To avoid accidentally committing this change, run:

git update-index --skip-worktree zircon/public/gn/config/levels.gni

If you want to allow the changes to be committed again, run:

git update-index --no-skip-worktree zircon/public/gn/config/levels.gni

fidlc tests

fidlc tests are at:

To build and run fidlc tests:

fidldev test fidlc

If you prefer to use ninja directly:

fx_build_dir=$(cat .fx-build-dir) \
    fidlc_tests_target=$(fx ninja -C $fx_build_dir -t targets all | grep -e 'unstripped.*fidl-compiler:' | awk -F : '{ print $1; }') \
    fx ninja -C $fx_build_dir $fidlc_tests_target && ./$fx_build_dir/$fidlc_tests_target

To run a specific suite of tests, use the --gtest_filter with an appropriate pattern. For instance:

fx_build_dir=$(cat .fx-build-dir) \
    fidlc_tests_target=$(fx ninja -C $fx_build_dir -t targets all | grep -e 'unstripped.*fidl-compiler:' | awk -F : '{ print $1; }') \
    fx ninja -C $fx_build_dir $fidlc_tests_target && ./$fx_build_dir/$fidlc_tests_target --gtest_filter 'EnumsTests.*'

During the migration for FTP-050, the fidl-compiler test exercises test cases for both the old and new syntax. This temporary state contains a number of different "flavors" of tests:

  • (1) Success tests that can run in either syntax: these tests are specified using the old syntax, but use ASSERT_COMPILED_AND_CONVERT to compile and check the result. This method will also convert into the new syntax and check that the IR from the new syntax matches the IR from the old syntax.
  • (2) Success or failure tests that only run in one syntax: these are unchanged from before. Tests that somehow only apply to one syntax or the other fall in this category.
  • (3) Failure tests that run in either syntax: unfortunately, two copies must be made in this scenario, for example FooTest.SomeErrorOld for the old syntax and FooTest.SomeError for the corresponding new syntax test. These should ideally be located next to each other in the same file.

fidlc debugging

To easily run tests in a debug build, set your environment slightly differently:

fx set core.x64 --variant=host_asan --with //bundles/fidl:tests
export ASAN_SYMBOLIZER_PATH="$(find `pwd` -name llvm-symbolizer | grep clang | head -1)"

Once properly set up, you can run tests using the commands listed previously, with or without filtering.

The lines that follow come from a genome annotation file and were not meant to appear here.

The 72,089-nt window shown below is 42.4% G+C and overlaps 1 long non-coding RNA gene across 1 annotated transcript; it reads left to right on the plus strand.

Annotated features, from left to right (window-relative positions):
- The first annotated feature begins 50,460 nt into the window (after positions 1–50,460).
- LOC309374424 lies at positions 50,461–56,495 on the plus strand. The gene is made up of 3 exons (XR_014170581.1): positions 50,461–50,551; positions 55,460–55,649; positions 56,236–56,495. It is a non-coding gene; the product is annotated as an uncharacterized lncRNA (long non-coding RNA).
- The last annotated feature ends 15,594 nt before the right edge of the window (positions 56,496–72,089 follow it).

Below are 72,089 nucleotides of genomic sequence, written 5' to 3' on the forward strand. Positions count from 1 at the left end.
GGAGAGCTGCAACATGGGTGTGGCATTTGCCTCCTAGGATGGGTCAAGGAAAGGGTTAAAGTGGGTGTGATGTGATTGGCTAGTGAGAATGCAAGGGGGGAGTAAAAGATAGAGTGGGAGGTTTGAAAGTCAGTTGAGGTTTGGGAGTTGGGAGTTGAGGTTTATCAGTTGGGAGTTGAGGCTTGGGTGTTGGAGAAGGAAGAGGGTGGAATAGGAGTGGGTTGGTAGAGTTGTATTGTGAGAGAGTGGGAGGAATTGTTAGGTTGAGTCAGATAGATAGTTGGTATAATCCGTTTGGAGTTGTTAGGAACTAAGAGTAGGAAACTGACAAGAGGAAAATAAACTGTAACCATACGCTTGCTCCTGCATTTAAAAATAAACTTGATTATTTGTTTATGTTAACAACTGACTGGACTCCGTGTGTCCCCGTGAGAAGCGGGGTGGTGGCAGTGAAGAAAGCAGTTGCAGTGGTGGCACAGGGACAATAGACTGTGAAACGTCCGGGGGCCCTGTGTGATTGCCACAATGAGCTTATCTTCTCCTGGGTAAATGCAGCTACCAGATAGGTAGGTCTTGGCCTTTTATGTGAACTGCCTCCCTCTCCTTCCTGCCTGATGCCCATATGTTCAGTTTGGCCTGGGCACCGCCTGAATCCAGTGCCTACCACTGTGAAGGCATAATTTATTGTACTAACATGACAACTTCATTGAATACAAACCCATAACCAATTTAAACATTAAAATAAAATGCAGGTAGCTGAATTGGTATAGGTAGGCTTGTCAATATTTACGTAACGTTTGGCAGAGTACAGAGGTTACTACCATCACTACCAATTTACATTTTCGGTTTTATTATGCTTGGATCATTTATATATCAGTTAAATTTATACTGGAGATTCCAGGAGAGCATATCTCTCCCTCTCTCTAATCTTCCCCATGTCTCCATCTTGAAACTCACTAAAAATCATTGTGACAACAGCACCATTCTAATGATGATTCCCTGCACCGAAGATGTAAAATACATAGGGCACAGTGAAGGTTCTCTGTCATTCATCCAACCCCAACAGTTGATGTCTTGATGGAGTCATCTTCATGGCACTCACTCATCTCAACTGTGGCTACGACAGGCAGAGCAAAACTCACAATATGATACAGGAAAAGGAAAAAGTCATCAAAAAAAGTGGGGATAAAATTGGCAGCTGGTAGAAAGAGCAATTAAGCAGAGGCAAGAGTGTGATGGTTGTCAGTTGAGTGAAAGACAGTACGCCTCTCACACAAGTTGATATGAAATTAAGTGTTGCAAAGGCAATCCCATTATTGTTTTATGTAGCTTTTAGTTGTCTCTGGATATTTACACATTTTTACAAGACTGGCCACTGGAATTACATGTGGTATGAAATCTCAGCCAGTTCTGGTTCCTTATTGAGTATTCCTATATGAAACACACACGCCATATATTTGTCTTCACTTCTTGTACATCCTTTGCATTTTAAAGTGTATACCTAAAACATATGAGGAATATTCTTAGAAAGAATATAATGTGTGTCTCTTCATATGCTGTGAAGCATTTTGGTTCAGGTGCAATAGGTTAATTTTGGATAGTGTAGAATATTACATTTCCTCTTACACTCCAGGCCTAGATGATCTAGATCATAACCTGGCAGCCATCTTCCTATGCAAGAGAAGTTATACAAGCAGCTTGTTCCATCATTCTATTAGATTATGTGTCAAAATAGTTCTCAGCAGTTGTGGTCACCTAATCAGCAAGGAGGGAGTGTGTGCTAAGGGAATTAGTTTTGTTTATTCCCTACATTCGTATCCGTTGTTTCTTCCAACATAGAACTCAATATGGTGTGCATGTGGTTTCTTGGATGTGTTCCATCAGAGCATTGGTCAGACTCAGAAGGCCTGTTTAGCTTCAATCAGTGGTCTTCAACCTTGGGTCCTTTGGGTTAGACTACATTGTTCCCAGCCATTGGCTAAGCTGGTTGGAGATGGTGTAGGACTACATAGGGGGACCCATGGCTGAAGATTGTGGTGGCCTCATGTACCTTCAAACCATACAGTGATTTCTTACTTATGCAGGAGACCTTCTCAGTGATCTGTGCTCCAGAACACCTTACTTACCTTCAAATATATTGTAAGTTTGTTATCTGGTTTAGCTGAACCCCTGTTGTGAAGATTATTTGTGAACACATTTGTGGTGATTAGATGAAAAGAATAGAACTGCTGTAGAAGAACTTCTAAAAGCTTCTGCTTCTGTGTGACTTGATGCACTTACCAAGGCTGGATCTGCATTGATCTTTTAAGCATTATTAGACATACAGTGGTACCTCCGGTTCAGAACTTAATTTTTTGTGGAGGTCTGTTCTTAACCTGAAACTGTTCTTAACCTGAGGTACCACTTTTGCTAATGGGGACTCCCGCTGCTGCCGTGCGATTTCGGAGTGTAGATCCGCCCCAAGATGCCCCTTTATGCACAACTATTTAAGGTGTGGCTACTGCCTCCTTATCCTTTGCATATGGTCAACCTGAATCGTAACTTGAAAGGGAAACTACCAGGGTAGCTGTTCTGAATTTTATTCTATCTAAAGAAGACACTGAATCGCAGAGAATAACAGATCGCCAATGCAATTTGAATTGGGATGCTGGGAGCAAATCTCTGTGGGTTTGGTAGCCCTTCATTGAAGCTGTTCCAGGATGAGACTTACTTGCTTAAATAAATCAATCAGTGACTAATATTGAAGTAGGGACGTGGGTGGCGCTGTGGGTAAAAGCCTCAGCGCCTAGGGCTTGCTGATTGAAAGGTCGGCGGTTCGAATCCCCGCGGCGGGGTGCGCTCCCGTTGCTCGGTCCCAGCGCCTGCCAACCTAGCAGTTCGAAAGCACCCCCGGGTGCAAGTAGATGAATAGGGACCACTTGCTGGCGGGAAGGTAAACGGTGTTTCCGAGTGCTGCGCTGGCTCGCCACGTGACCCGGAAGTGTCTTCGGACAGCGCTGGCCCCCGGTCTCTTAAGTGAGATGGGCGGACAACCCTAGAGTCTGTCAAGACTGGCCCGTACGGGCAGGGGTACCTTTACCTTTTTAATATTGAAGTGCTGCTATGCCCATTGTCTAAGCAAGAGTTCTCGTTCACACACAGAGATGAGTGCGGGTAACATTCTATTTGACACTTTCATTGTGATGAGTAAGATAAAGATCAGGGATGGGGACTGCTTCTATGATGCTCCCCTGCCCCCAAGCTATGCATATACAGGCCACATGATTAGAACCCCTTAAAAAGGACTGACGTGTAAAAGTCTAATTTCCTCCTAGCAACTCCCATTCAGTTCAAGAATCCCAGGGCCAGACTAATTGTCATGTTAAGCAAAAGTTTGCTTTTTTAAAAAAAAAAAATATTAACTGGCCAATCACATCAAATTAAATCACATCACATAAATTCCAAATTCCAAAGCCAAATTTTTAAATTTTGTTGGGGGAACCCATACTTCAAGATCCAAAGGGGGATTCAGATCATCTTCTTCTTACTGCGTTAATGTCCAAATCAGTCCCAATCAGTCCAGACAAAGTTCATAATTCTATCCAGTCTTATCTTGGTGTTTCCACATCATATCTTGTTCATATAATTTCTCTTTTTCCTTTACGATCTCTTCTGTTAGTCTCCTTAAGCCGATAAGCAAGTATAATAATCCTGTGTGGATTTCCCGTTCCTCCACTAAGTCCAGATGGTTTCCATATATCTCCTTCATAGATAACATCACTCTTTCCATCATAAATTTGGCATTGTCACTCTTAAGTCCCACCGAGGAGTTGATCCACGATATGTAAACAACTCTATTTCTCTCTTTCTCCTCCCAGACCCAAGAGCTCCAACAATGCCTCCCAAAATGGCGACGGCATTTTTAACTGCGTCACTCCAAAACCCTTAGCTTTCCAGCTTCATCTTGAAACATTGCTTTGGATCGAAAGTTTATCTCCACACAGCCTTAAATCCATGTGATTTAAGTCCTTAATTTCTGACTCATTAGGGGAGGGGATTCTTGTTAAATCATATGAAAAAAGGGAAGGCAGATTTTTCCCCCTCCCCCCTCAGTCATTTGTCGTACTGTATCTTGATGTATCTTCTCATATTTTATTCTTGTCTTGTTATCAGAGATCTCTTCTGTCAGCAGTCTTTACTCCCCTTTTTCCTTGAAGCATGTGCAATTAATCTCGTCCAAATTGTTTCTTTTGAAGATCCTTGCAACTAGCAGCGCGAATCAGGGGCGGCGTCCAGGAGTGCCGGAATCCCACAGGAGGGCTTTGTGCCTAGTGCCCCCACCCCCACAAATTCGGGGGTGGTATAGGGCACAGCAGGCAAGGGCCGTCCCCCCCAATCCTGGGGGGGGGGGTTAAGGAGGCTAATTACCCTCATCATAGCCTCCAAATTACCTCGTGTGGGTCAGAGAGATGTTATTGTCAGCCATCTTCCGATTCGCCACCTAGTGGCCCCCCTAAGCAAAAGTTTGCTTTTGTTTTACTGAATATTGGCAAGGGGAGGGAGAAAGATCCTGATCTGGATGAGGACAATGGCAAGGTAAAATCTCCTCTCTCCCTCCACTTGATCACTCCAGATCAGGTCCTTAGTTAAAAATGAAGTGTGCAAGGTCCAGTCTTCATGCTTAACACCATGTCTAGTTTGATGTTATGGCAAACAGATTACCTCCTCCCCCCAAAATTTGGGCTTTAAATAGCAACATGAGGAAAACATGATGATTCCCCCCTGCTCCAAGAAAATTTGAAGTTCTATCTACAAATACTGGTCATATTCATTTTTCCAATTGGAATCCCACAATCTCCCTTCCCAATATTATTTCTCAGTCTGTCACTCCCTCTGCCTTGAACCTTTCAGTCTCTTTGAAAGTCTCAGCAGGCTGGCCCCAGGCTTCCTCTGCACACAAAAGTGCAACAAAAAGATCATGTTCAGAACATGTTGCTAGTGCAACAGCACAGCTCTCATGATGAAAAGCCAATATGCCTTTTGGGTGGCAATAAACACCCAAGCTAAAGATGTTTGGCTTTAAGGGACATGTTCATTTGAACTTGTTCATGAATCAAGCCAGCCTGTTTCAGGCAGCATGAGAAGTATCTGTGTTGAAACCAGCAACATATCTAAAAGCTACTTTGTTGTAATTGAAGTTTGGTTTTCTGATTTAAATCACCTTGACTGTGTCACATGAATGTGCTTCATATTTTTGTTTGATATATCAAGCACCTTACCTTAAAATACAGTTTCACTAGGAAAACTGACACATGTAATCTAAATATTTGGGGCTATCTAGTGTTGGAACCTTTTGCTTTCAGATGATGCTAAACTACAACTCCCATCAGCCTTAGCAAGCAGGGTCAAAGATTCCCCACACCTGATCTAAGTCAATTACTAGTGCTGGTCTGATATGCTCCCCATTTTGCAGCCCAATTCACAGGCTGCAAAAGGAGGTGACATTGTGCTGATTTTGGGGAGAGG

To step through a test, you can use gdb:

fx_build_dir=$(cat .fx-build-dir) \
    fidlc_tests_target=$(fx ninja -C $fx_build_dir -t targets all | grep -e 'unstripped.*fidl-compiler:' | awk -F : '{ print $1; }') \
    fx ninja -C $fx_build_dir $fidlc_tests_target && gdb --args ./$fx_build_dir/$fidlc_tests_target --gtest_filter 'AliasTests.invalid_recursive_alias'

fidlc test style guide

All fidlc compiler tests written in C++ must conform to the following rules:

  • Tests written using the TEST macro must have an UpperCamelCased group name of the format <CATEGORY>Tests. and an UpperCamelCased test case name. For example: TEST(BitsTests, GoodValidBits) {....
  • Test case names that test parsing and/or compilation must be prefixed with one of the following:
    • Good: when the test case is expected to pass. Ex: GoodValidMethod.
    • Bad: when the test case is expected to pass. Ex: BadMustBeDense.
    • Warn: when the test case is expected to pass, but with reporter warnings. Warnings are intended for temporary use when introducing a new check, so tests prefixed with Warn should be changed to Good or Bad when the check is removed. Ex: WarnTooManyProvidedLibraries.

Additionally, test cases which expect compilation failures should use the ASSERT_ERRORED_DURING_COMPILE and ASSERT_ERRORED_TWICE_DURING_COMPILE macros in cases when one and two errors are expected, respectively.

fidlc goldens

To regenerate the fidlc JSON goldens:

fidldev regen fidlc

These "golden" files are examples of what kind of JSON IR fidlc produces and are used to track changes. It is required to regenerate the golden files each time the JSON IR is changed in any way, otherwise the json_generator_tests fails.

fidlgen (LLCPP, HLCPP, Rust, Go)


fx build tools/fidl


$FUCHSIA_DIR/out/default/host_x64/fidlgen_{llcpp, hlcpp, rust, go}

Some example tests you can run:

fx test fidlgen_hlcpp_golden_tests
fx test fidlgen_golang_lib_tests
fidldev test --no-regen fidlgen